Peterson then returned to Canada as a full professor at the University of Toronto. While teaching, he maintained his clinical practice, seeing on average 20 people every week. Peterson had also gained a great deal of attention, having been cited almost 10,000 times and after co-authoring over 100 papers. A majority of these citations were from papers he published in the mid-90s to early 2000s. He also had amassed a collection of Soviet-Era painting which he would display around his house to remind himself of the ways in which idealism can become horror.
In September 2016, Peterson released a video series titled “Professor Against Political Correctness”, largely criticizing a new bill that proposed the addition of gender identity and expression as a prohibited ground of discrimination under the Canadian Human Rights Act. Peterson’s main argument was that such a bill would allow for institutions to punish its employees on anything such institutions consider offensive, no matter the intention of the employee. He argued that such a law allows for compelled speech, forcing one individual to use another individual’s preferred pronouns.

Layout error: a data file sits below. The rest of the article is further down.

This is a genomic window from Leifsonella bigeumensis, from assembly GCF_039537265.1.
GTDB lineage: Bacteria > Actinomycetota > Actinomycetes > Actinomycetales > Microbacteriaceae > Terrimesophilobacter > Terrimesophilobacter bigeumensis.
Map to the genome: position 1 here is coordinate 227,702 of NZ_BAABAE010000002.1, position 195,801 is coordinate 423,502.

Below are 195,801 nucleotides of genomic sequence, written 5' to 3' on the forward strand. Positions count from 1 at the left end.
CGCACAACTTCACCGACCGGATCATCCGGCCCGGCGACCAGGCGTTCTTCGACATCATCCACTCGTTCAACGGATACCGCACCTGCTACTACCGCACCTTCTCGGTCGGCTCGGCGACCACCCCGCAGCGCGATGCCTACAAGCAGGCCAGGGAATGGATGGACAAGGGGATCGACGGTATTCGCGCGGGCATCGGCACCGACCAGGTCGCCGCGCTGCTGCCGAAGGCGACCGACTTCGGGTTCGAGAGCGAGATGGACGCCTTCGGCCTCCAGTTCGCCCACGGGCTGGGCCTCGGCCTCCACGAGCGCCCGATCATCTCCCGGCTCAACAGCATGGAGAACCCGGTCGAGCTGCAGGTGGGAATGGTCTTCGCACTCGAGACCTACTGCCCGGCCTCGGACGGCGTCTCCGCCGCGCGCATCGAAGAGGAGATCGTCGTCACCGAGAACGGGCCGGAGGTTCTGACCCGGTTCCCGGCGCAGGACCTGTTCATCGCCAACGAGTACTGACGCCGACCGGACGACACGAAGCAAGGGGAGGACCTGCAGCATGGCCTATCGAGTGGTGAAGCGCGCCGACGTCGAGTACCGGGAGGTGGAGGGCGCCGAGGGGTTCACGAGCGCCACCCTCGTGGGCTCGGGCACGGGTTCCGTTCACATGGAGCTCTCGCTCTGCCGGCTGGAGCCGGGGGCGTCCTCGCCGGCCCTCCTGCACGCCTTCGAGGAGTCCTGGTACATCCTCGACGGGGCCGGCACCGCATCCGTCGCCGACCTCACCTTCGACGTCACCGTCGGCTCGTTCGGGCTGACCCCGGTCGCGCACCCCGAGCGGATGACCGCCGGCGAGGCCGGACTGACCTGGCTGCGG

Several law professors and legal experts disagreed with Peterson’s interpretation of the law, as it never states that the misuse of pronouns would be considered criminal. Simply put, the legal standard for “hate speech” in Canada would require a far more extreme and aggressive form of expression. Furthermore, transgender activists noted that Peterson’s videos further enabled an already-existent culture of transphobia to thrive.
This incident rocketed Peterson’s rise to fame and, in 2018, he published “12 Rules for Life: An Antidote To Chaos”, topping best-sellers lists around the world. The book elaborates on an initial Quora post on abstract ethical principles that he had written. He also began to eat only beef at this time, following a carnivore diet to manage his depression and autoimmune disorder.
In 2019, Peterson debated Slavoj Zizek on the topic of happiness under capitalism, an economic system, versus Marxism, a method of socioeconomic analysis. Afterwards, Petersons health worsened as he suffered a terrible withdraw from the anxiety medication he had been taking while dealing with the cancer diagnosis of his wife. After travelling to Russia, where he was put into a medically induced coma for 8 days and then spent 4 weeks in ICU, Peterson recently returned to the public eye and showed interest in continuing his work in the future.